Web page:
Gordon Brown Is Quite Clearly Thick

I stumbled on this by Googling Brown + Davos, Gordon Brown’s latest article published in the FT website yesterday.

Gordon begins with his usual ambitious-sounding title –

WAYS TO FIX THE WORLD’S FINANCIAL SYSTEM
By Gordon Brown.

Most political and business leaders gathered at the World Economic Forum this week agree on one thing:

no marks for guessing what that was.

But we should also agree that turbulent conditions, throughout history, have been an opportunity for reform.

I’m sure it wasn’t anything you did Gordon. No I thought not….

In their search for higher returns, investors underpriced the risks in a number of markets, particularly in the markets for complex derivative products…

I don’t quite get it, Gordon. You say that people searched for higher returns, and yet they did that by underpricing the risks? It doesn’t quite make sense. Maybe your diagnosis is, as yet incomplete?

He continues – Recent turbulence, where loan risks were transferred to those least able to understand them, has exposed four big questions and issues for policymakers around the globe.

So we get one sentence of at best an incomplete assessment as to what went wrong. And now a whole book coming up on how Gordon’s going to put things right all round the globe. Amazing.

Ah no. Here’s some more detail on the diagnosis….

If the manifestation of the problems was an underpricing of risk, the source of many of the problems was a deficit of transparency. That transparency deficit needs to be addressed – from within organisations, their auditors, the credit rating agencies and through regulatory requirements, leading to an increased understanding by firms, investors and regulators.

‘transparency deficits’ ? Well, Gordon knows a lot about those.

So one bunch of dealers conned another bunch by using ‘transparency deficits’? The innocents were trying to make ‘higher returns’, but came unstuck from ‘transparency deficits’. And regulation will do a lot to stop these ‘transparency deficits’ in future.

Thank God for regulation, say I. If it’s so easy and effective, why didn’t they use it before, one wonders?

Hang on. Didn’t the Bank Of England carry out an overall supervising role over all banks in the UK and ensure all were operating sensibly and without undue risk, that is before Gordon ended this supervisory role in 1997. Or am I missing something?

And didn’t banks start offloading debts from their balance sheets as encouraged by Basel 1? In fact isn’t this crisis caused more by inappropriate regulation than anything else, much of it directly commanded personally by Gordon Brown?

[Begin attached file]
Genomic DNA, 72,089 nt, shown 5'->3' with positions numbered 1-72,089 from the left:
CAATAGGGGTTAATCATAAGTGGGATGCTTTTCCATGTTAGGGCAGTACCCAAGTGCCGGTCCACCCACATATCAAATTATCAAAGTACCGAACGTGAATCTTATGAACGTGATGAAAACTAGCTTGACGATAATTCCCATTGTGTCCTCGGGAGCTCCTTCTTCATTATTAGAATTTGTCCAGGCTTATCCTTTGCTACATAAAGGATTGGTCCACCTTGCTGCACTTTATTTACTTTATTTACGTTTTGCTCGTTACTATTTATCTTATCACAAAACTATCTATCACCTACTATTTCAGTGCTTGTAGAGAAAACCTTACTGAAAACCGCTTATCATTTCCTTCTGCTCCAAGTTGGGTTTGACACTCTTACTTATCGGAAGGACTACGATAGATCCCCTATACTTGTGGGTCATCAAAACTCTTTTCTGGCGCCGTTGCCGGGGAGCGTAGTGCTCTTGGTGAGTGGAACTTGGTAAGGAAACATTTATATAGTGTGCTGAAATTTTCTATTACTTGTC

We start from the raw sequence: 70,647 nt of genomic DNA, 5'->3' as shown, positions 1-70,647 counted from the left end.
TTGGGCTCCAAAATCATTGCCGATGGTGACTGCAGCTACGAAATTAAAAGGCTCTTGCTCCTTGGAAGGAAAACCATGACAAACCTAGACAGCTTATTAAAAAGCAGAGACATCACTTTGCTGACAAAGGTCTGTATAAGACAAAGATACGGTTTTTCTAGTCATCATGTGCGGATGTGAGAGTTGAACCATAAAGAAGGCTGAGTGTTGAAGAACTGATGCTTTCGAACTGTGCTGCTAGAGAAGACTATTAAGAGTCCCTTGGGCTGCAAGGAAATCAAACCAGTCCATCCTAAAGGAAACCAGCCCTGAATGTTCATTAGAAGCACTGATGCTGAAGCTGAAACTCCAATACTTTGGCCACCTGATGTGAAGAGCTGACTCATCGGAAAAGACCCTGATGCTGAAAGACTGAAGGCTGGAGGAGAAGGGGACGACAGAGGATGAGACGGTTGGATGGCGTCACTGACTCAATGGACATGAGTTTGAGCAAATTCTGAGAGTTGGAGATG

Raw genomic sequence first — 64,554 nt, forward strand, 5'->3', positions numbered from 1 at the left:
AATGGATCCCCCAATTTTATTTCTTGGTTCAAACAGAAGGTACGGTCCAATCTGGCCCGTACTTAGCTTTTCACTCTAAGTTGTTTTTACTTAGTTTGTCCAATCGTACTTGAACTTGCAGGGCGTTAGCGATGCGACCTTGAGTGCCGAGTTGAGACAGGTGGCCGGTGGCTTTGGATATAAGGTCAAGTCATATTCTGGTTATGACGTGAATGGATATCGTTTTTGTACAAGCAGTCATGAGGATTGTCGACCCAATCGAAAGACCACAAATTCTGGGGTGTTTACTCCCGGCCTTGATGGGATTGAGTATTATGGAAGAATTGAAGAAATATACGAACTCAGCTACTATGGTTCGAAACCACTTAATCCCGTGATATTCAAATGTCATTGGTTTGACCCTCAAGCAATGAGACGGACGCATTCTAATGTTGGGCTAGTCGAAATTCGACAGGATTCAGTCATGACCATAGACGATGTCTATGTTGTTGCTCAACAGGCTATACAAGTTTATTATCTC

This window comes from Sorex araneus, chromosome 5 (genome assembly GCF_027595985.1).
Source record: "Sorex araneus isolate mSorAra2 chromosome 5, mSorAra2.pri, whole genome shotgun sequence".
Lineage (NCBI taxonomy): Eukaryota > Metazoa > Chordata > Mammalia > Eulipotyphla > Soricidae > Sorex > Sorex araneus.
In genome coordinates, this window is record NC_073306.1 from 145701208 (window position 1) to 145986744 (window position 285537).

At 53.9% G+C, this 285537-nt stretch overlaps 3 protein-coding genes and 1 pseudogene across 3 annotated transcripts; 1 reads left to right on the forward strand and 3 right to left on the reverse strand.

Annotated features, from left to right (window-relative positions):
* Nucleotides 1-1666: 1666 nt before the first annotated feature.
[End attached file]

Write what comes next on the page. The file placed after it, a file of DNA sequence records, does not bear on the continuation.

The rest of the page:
But wait. Gordon’s speech is moving on. He’s got global ideas now. Mere national crises are obviously too small to warrant his attention.

Second, as financial markets become increasingly interlinked, countries must ensure they have robust and effective cross-border crisis management arrangements. Central banks have already taken co-ordinated action to deal with these short-term problems. We now need not only strengthened national regulatory frameworks, but also strengthened international co-operation.

…..The world has no effective early warning system……. Many of the problems were identified in advance but were not acted upon. We need a clearer, more authoritative watchdog.

I see.

So the trouble Gordon’s having with the Northern Rock, for example was caused not by poor supervision by the British government, or inappropriate regulation of banks but by the lack of an international regulator, and co-operation between national regulators.

I particularly like the sentences – ‘Many of the problems were identified in advance but were not acted upon. We need a clearer more authoritative watchdog.’

I wonder – does he have anyone particular in mind?

…and who knew about and ‘had identified’ the Northern Rock troubles in advance, and that British banks were getting involved in ‘transparency deficits’? Well obviously not Gordon Brown, who was Chancellor of the Exchequer from 1997 to 2007.

And yet maybe it was Gordon that knew about Northern Rock in advance and failed to do anything about it, himself.

If the British government is clearly not required or expected to oversee its own banking system, then who pray will Gordon appoint to carry this unfortunate burden for him?

Here is his answer…